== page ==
Old students continue to give back to Tagore Memorial secondary school

As the Tagore Memorial Secon-dary School, located at the Number 63 Village, Corentyne, approaches its 75th anniversary this year, the institution continues to receive support from old students.

Recently, over 500 books, a television, a DVD player and a projector were donated to the school by the alumni organisation, called the Tagore Philanthropic Society (TPS), according to Chairman of the School Board Charlie Amar.

Amar told Stabroek News that the books came as both a Christmas gift for the students and as a form of encouragement to spur them on into becoming “prolific readers.”

Amar also noted that TPS thought it necessary for the school to have an “audio visual centre” and as a result the liaisons for TPS in Guyana, Amar Chand and his wife Jenny Chand, donated a 42-inch television system and a DVD player, while TPS donated a projector with a surround sound system to make it a reality.

In addition to those donations, Amar said that TPS has continuously invested in textbooks for the school, along with supplying equipment for the home economics department, complete basketball, volleyball and tablet tennis sets, chalk boards and educational

Jenny Chand (at right) making the donation to Charlie Amar in the presence of the school’s headmistress, teachers and students.

DVDs.

According to Amar, TPS was formed in 2008, after past students thought it was a good idea to form an organisation to raise funds in an effort to give back and further improve the school they once attended. “To date, they have done tremendous help to this institution,” he said. “…Four of our students have benefited from complete scholarships at UG [University of Guyana] and they all have secured their Bachelor’s Degree, several others have completed two years of diploma courses at UG’s Tain Campus,” he noted too, while pointing out that TSP has also given financial rewards to students who topped their classes and also to the best “all round student.” They have also provided funding for after-school programmes and Saturday programmes for “slow learners,” he added.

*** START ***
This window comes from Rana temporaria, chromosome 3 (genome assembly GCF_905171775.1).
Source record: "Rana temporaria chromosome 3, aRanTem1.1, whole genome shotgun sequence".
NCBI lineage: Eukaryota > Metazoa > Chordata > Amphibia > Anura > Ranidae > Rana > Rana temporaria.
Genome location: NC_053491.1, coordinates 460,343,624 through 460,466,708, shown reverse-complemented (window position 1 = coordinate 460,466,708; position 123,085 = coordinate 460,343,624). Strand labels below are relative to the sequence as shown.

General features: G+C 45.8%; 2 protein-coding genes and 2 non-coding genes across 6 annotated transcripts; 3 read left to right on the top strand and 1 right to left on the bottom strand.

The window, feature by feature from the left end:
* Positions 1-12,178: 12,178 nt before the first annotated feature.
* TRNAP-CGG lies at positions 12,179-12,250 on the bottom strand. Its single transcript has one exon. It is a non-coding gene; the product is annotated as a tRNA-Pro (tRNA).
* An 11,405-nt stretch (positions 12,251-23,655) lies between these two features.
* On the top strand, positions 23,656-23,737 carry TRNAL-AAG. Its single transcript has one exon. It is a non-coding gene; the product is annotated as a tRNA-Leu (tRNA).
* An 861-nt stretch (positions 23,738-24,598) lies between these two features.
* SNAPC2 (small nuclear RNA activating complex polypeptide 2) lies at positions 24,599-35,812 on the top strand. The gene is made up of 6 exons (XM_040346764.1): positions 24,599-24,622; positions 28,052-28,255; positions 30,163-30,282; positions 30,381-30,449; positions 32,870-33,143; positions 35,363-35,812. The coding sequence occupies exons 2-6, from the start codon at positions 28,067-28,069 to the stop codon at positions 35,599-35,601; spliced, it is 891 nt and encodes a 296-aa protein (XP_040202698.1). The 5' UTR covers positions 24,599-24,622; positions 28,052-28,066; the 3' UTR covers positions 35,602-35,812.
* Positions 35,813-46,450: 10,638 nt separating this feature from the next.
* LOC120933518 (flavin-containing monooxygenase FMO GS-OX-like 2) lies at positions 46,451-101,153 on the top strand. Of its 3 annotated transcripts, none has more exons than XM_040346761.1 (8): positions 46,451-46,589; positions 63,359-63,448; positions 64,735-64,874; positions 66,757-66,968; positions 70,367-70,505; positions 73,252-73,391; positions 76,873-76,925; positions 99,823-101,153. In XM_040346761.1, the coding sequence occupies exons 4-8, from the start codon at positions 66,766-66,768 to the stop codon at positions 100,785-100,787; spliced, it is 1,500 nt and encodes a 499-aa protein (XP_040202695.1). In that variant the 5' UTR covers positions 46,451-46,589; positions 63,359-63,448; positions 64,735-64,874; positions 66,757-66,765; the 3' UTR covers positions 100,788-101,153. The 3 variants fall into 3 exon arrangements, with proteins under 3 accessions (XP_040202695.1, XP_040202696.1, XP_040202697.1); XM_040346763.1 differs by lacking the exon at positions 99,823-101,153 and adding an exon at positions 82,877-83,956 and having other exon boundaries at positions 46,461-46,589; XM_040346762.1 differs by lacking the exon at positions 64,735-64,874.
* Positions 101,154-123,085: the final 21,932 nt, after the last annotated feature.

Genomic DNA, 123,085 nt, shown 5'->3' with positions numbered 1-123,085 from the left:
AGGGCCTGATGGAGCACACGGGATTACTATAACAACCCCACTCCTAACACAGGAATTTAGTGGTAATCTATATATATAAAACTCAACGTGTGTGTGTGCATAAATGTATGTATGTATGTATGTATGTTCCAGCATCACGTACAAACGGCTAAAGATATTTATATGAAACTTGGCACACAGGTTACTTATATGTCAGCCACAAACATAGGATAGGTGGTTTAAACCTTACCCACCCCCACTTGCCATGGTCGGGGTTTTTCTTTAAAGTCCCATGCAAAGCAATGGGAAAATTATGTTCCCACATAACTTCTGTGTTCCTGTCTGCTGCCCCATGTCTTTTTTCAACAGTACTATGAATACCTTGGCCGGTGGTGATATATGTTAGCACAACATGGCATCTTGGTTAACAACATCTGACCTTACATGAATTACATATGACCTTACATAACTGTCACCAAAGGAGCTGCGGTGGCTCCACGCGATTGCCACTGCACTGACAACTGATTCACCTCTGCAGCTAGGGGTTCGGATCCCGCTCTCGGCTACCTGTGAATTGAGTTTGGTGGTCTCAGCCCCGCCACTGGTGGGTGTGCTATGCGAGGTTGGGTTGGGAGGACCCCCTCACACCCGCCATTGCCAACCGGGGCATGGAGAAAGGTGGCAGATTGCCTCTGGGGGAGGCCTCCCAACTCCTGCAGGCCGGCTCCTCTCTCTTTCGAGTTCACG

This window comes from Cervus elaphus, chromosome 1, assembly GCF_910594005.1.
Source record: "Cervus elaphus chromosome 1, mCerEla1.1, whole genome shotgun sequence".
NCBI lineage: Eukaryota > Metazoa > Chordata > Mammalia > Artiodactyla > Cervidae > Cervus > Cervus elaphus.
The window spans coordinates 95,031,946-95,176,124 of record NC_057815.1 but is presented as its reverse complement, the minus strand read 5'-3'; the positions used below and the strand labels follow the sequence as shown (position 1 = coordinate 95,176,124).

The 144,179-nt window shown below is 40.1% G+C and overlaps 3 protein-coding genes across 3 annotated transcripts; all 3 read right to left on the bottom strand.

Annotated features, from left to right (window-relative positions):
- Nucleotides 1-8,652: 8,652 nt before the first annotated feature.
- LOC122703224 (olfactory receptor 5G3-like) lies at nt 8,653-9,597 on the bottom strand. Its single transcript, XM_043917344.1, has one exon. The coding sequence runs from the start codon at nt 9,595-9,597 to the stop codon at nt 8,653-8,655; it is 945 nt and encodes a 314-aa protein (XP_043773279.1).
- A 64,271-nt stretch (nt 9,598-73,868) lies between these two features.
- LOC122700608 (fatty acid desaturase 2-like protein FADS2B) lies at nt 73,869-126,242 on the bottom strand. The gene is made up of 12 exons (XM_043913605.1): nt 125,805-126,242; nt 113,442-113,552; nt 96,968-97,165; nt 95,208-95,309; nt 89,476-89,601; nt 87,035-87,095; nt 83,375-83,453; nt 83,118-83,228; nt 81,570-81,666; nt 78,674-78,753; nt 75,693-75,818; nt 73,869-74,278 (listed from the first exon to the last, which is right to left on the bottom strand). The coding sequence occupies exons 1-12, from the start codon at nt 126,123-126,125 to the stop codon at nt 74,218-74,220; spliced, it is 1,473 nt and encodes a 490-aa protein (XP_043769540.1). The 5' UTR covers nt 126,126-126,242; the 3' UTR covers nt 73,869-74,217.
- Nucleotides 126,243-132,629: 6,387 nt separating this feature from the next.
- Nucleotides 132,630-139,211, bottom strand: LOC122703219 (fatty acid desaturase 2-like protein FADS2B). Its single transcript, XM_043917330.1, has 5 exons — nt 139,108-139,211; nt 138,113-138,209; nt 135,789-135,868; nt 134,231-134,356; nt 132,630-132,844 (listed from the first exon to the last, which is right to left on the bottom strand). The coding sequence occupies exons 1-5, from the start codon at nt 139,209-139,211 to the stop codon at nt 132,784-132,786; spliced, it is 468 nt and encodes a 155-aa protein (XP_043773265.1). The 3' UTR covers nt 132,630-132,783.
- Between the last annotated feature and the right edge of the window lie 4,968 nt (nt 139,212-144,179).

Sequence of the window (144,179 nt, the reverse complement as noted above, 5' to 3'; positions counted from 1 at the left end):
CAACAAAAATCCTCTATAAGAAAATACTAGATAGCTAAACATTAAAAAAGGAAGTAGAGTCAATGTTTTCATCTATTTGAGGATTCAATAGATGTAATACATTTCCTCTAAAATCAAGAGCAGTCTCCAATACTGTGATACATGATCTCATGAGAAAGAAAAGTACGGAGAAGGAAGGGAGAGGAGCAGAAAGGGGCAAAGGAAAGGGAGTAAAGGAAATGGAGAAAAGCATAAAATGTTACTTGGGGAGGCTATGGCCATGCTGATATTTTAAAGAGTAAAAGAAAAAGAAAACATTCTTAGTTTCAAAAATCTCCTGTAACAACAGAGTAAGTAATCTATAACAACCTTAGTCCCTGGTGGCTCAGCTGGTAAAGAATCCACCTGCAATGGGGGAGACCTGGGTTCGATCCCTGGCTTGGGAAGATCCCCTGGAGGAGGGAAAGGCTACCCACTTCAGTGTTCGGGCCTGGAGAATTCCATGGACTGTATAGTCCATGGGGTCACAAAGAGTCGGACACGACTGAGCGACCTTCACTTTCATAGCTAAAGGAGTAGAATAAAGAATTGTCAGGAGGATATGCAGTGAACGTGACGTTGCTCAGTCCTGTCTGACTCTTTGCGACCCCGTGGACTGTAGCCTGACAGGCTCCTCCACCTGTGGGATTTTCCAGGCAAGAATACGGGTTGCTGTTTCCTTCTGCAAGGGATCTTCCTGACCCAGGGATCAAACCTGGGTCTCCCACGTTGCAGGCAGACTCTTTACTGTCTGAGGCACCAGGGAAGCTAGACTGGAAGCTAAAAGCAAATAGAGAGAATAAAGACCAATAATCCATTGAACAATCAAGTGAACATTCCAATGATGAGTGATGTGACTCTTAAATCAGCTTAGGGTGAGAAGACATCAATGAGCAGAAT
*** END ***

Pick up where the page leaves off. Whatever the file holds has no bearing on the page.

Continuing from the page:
TPS has also assisted in rebuilding the fence of the school’s playground, which was knocked out by a freak storm. Amar explained that the project cost some $1M, of which the school board paid $117,000 towards labour.

Meanwhile, Jenny Chand, representing TPS told Stabroek News, that the 40-member organisation does not only support Tagore Memorial Secondary School but has spread its wings over the years and contributed to the development of  Line Path Secondary School, New Market Primary School, Number 69 Nursery and other schools in the Upper Corentyne Area. “These 40 persons are out to help the public education-wise and they’re always generous and willing to help,” Chand said.

At the 2016 Caribbean Secondary Education Certificate (CSEC) exams, Tagore Memo-rial Secondary School scored 94% passes in Agricultural Science, 93% in Biology, 86% in Chemistry, 95% in Electronic Document Preparation Manage-ment (EDPM), 62% in English A, 68% in English B, 62% in Human and Social Biology, 89% in Information Technology, 97% in Integrated Science, 44% in Mathematics, 58% in Office Administration, 86% in Physics, 75% in Principles of Accounts, 80% in Principles of Business, 58 % in Social Studies and 100% in Physical Education and Sports.

Amar did acknowledge that the school was painted in a negative light by a  letter, published on March 27 in the Kaieteur News, under the headline, ‘Tagore Memorial Secondary School has serious problems.’ The letter, authored by a “concerned student,” alleged that students were being victimised by some teachers. Amar said the allegations garnered the attention of the Regional Education Officer, who immediately launched an investigation into the school.

However, he noted that the investigation was recently concluded and there were “no discrepancies found.” He added that the letter may be the work of a learned individual who wishes to tarnish the school’s name. However, he said he was not worried, since there were was nothing factual about the allegations.

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